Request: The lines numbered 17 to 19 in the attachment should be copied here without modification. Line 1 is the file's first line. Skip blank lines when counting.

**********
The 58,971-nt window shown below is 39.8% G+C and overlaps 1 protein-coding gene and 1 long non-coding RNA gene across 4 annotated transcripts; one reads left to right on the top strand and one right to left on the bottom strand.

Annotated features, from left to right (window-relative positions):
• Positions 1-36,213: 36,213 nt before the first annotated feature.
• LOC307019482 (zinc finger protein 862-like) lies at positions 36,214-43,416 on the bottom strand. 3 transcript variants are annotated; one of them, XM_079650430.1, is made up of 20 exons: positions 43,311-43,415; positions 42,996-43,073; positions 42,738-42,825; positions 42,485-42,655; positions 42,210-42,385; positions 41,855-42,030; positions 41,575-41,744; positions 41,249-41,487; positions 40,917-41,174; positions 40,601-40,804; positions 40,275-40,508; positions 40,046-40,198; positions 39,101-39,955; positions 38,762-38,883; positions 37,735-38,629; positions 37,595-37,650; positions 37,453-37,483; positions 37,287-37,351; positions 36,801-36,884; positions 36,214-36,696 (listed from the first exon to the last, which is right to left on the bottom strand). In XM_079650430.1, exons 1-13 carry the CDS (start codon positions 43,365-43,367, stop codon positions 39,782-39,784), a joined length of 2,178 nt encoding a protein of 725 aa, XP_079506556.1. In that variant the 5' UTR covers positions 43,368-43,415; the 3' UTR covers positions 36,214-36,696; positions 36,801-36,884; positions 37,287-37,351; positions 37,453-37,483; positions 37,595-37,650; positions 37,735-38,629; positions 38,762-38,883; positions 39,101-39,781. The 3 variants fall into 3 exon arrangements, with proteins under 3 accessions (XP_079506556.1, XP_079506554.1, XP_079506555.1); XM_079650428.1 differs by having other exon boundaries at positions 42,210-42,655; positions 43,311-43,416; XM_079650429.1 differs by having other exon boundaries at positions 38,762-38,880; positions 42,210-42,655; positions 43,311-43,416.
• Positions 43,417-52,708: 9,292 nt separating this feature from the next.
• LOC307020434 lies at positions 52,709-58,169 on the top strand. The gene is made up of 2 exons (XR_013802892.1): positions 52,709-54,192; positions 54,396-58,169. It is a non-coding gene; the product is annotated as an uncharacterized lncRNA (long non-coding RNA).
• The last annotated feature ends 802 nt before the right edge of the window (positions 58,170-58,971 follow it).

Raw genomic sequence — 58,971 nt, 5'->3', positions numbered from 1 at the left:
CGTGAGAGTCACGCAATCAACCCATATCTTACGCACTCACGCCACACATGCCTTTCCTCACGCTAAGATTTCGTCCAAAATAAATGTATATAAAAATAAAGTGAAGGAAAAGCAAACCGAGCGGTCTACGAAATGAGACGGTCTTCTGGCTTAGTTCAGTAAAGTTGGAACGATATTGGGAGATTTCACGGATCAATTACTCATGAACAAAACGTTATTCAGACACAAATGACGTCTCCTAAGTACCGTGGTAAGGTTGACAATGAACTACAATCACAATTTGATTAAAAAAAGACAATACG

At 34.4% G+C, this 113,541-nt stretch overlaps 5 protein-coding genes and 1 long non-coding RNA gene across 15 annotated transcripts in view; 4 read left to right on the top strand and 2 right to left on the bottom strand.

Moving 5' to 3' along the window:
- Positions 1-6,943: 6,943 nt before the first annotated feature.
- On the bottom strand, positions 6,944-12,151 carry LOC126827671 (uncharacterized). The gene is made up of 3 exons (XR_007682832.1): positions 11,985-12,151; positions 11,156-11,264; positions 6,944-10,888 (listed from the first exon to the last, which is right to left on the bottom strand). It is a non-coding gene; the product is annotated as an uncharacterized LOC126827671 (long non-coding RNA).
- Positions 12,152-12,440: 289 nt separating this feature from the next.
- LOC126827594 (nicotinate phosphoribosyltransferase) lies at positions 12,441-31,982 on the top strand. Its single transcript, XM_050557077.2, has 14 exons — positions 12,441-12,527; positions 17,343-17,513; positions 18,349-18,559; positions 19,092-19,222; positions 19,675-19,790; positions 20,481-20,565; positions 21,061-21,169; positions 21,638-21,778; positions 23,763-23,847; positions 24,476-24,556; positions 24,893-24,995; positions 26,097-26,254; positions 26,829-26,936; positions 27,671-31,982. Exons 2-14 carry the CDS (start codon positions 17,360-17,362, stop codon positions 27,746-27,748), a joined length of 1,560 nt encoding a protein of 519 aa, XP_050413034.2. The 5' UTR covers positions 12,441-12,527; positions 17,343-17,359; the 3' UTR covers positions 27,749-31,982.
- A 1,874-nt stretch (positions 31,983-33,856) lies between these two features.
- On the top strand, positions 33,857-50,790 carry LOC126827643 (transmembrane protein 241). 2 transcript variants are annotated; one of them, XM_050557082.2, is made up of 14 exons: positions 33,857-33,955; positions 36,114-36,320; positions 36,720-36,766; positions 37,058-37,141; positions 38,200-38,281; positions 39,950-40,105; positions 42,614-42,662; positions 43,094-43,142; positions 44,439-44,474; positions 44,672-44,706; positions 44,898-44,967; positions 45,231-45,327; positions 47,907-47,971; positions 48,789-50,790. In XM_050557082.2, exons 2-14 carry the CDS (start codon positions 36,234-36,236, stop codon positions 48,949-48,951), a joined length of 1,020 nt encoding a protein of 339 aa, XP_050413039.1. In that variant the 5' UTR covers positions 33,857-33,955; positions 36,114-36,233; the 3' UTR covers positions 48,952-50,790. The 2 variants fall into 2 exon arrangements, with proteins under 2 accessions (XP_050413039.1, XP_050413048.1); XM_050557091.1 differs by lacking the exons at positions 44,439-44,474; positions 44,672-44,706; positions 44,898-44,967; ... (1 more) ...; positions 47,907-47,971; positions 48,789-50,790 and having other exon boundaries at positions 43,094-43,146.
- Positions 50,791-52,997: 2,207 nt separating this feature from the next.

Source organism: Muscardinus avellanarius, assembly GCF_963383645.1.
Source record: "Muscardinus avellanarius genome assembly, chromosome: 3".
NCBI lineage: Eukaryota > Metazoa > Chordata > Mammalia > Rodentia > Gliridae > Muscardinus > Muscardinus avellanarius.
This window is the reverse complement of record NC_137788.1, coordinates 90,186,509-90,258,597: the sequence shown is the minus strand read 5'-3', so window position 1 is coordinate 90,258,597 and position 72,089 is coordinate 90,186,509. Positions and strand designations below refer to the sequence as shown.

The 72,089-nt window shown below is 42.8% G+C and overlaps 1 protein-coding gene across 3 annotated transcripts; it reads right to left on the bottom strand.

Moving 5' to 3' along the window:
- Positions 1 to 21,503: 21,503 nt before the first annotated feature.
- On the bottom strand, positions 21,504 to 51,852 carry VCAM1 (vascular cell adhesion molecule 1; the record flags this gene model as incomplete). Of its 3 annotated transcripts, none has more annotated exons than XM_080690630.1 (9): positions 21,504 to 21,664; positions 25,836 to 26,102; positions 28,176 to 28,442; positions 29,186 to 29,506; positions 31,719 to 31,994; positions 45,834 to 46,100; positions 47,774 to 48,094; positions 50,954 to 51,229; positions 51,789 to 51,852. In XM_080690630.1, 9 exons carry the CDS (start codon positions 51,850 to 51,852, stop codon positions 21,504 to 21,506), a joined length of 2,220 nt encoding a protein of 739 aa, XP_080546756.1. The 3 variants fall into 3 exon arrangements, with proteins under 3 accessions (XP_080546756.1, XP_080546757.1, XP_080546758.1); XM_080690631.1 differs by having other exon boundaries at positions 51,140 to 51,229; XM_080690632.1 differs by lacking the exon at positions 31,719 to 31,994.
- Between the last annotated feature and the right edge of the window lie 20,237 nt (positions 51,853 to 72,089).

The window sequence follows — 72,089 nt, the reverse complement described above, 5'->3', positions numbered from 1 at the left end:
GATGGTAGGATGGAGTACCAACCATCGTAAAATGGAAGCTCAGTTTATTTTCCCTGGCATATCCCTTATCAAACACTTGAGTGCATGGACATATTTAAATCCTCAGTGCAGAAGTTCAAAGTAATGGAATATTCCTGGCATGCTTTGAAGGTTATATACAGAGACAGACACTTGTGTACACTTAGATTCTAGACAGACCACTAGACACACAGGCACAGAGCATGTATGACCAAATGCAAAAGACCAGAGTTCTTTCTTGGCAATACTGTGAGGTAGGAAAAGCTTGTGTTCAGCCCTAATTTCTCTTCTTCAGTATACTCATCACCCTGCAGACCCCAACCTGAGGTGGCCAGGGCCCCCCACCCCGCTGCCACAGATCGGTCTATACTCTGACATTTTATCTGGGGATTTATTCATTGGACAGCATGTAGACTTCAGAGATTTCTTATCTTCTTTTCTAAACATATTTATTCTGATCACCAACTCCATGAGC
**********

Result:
- On the top strand, positions 33,857-50,790 carry LOC126827643 (transmembrane protein 241). 2 transcript variants are annotated; one of them, XM_050557082.2, is made up of 14 exons: positions 33,857-33,955; positions 36,114-36,320; positions 36,720-36,766; positions 37,058-37,141; positions 38,200-38,281; positions 39,950-40,105; positions 42,614-42,662; positions 43,094-43,142; positions 44,439-44,474; positions 44,672-44,706; positions 44,898-44,967; positions 45,231-45,327; positions 47,907-47,971; positions 48,789-50,790. In XM_050557082.2, exons 2-14 carry the CDS (start codon positions 36,234-36,236, stop codon positions 48,949-48,951), a joined length of 1,020 nt encoding a protein of 339 aa, XP_050413039.1. In that variant the 5' UTR covers positions 33,857-33,955; positions 36,114-36,233; the 3' UTR covers positions 48,952-50,790. The 2 variants fall into 2 exon arrangements, with proteins under 2 accessions (XP_050413039.1, XP_050413048.1); XM_050557091.1 differs by lacking the exons at positions 44,439-44,474; positions 44,672-44,706; positions 44,898-44,967; ... (1 more) ...; positions 47,907-47,971; positions 48,789-50,790 and having other exon boundaries at positions 43,094-43,146.
- Positions 50,791-52,997: 2,207 nt separating this feature from the next.

Source organism: Muscardinus avellanarius, assembly GCF_963383645.1.